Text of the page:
The New CBA

gary_bettman1First off greetings to everyone and welcome to Hockey Land. I’d like to acknowledge my fellow bloggers Pharmaziz and DrJaiKan and I look forward to working with you both on bringing forth engaging discussions and topics in the future. My contributions to this blog will primarily focus on issues in three core subjects as they arise: a) The Edmonton Oilers; b) The Global Hockey Landscape; c) Legal Issues in Sports.

With the NHL lockout coming to a close, what better way to start the the blog than to examine the proposed NHL Collective Bargaining Agreement.

1. HRR to be split 50-50 amongst players/owners – Pretty much where everyone figured this deal would end up. In short, this has the potential to be an excellent deal for the players. In the last hockey season, the league had revenues of nearly $3.3B.  Between the last 2 lockouts, the league had been growing at a nearly 7% rate. Working with this rate for the next, at minimum, 8 seasons, the players have the potential for a team salary cap of nearly $90M and a floor of approximately $70M by the time we reach the opt-out period, which is frankly, a scary thought for many owners in the current landscape. Of course these revenue projections could be compromised by the all-to-real possibility that many fans in certain US markets don’t return to the game. However, if the league reaches the projections, could we see a situation in a few short years where many low-revenue teams (think Southern US markets) are once again struggling to keep their heads above water?

2. 10 year CBA term length (with opt-out after 8 years) – From a public perception, 10 years appears to appease stakeholders by indicating a stable period for the league. However, it is important to remember there were 8 years between the last 2 lockouts, so an opt-out after 8 years, this same situation has the potential to shoot up in a few short years.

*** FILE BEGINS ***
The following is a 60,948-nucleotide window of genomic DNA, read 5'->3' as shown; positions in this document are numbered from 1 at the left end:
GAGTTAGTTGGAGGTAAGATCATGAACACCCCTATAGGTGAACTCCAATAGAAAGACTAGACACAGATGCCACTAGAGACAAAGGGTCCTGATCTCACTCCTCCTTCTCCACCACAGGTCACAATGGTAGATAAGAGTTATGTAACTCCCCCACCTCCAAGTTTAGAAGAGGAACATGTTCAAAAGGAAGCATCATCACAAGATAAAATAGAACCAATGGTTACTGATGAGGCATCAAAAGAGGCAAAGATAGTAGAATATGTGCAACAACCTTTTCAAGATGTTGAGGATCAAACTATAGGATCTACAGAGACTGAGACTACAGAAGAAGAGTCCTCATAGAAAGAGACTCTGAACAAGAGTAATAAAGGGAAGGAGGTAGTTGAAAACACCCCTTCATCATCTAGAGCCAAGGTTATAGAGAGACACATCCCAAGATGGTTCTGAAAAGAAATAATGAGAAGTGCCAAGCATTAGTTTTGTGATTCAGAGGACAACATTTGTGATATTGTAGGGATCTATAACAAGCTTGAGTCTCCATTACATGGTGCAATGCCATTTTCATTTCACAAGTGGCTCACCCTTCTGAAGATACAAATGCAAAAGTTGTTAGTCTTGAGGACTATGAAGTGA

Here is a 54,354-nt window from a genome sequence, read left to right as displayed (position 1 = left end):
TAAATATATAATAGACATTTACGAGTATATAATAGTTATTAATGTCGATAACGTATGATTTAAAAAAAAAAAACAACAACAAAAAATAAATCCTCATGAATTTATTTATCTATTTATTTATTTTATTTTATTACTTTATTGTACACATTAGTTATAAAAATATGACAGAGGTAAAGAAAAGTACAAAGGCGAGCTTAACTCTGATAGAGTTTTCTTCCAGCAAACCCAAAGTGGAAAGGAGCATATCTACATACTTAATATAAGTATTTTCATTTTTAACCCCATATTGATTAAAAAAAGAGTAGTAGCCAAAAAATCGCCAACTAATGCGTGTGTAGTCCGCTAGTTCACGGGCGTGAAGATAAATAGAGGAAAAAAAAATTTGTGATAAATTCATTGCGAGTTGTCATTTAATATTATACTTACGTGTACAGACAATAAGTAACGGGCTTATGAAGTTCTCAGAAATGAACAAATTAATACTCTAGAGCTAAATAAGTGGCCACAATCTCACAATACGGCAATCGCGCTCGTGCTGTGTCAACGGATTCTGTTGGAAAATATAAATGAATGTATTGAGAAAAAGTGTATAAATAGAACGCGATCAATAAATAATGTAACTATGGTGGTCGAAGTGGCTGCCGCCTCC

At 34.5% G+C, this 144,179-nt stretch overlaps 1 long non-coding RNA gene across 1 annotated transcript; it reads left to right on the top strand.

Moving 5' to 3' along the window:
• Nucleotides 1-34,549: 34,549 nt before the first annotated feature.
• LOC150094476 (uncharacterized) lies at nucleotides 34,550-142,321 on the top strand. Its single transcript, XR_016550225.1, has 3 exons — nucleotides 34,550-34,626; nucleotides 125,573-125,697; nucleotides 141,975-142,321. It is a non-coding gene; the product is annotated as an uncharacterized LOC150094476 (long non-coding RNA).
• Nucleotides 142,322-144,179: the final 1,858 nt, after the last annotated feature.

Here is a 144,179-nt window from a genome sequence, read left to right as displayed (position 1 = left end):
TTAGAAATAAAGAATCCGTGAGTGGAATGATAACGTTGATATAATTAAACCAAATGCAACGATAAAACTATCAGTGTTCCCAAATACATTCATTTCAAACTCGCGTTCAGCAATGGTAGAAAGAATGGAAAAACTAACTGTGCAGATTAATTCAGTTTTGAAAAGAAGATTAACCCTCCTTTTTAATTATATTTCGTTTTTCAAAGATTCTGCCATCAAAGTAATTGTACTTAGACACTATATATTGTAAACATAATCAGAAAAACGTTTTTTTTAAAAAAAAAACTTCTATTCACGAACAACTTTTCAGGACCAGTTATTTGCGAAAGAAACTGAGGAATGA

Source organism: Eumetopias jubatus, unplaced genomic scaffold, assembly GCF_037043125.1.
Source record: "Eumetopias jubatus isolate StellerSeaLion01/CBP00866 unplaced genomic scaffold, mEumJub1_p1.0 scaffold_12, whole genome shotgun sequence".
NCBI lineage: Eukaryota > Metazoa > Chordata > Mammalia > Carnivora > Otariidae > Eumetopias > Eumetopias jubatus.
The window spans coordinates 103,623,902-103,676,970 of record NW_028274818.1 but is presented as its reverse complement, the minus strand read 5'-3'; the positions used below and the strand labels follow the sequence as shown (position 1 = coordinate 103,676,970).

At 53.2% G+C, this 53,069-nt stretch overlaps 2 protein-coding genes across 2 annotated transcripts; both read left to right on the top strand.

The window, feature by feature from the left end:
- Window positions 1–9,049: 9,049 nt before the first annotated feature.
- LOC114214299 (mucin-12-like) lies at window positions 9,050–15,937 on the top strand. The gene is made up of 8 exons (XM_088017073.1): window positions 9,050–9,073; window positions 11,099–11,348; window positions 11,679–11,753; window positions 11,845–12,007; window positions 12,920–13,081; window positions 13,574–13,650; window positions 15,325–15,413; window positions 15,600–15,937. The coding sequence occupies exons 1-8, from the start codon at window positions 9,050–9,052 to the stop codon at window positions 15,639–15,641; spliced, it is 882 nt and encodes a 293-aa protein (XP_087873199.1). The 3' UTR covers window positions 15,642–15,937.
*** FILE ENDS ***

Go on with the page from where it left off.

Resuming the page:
3. 2 Amnesty Buyouts per team – Great for the team who can write-off some poor management decisions, great for the players who can get their pie and eat it too. Of course as these buyouts count towards the overall HRR share of the players, the players are in theory paying for their own buyouts to an extent. Prime candidates for buyouts include underachievers Shawn Horcoff, Scott Gomez, Mike Komisarek, Tomas Kaberle, Wade Redden, Rick DiPietro, and a couple of longshots in Vincent Lecavalier and Jay Bouwmeester.

4. Salary Variance on Yearly Contracts – This was put in place to prevent teams from taking steps to blatently circumvent the spirit of the cap by adding on bogus years to player contracts. This term calls for a maximum yearly salary variance of 35%, with the final year no lower than 50% of the salary of the first year. For example, a player with a 7 year/$35M contract could be paid $10M in each of his first two years, but his last year must be a minimum of $5M.

5. Contract Term Limit of 7 years for FA signings, 8 years for team’s re-signing own players – Bill Daly’s ‘hill that we will die on’ didn’t scare Don Fehr one bit. I think players come out of this quite happy as 7-8 years is still a very large contract length that we rarely see given out, save the odd star young player who teams had been signing to ill-advised contract terms of 8 years+. As UFA eligibility remains at 27, we will likely see a series of young-wave stars signing for the max 8 year term after their ELC, thus still being able to reach UFA status in their prime and shoot for their “3rd contract”.

6. Draft Lottery for all Teams Missing Playoffs – A nice touch, in name. But really, how often do we expect teams outside the top 7-8 to hit the jackpot with their miniscule odds and get the top pick. Could happen, but does anyone really think this would have been put in place if the last 3 first overall picks hadn’t had to hear the phrase: “The Edmonton Oilers, are so proud to select…”. Might as well call this the “780 Clause”.

Your questions and comments are always welcome.

For Hockey Land,

RK, Esq.

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2 responses to “The New CBA

  1. Ultimately, I am not sure which side won the new “CBA,” however what I am sure about is that this CBA was not worth losing 34 games over. The gains made by both sides are not earth-shattering. This is a deal that could and should have been agreed to in June, July or August, and not January. It is embarrassing that we have come to this point, but alas, as long as hockey gets played, a Stanley Cup gets awarded this year, and the sport continues to exist, I will move on.

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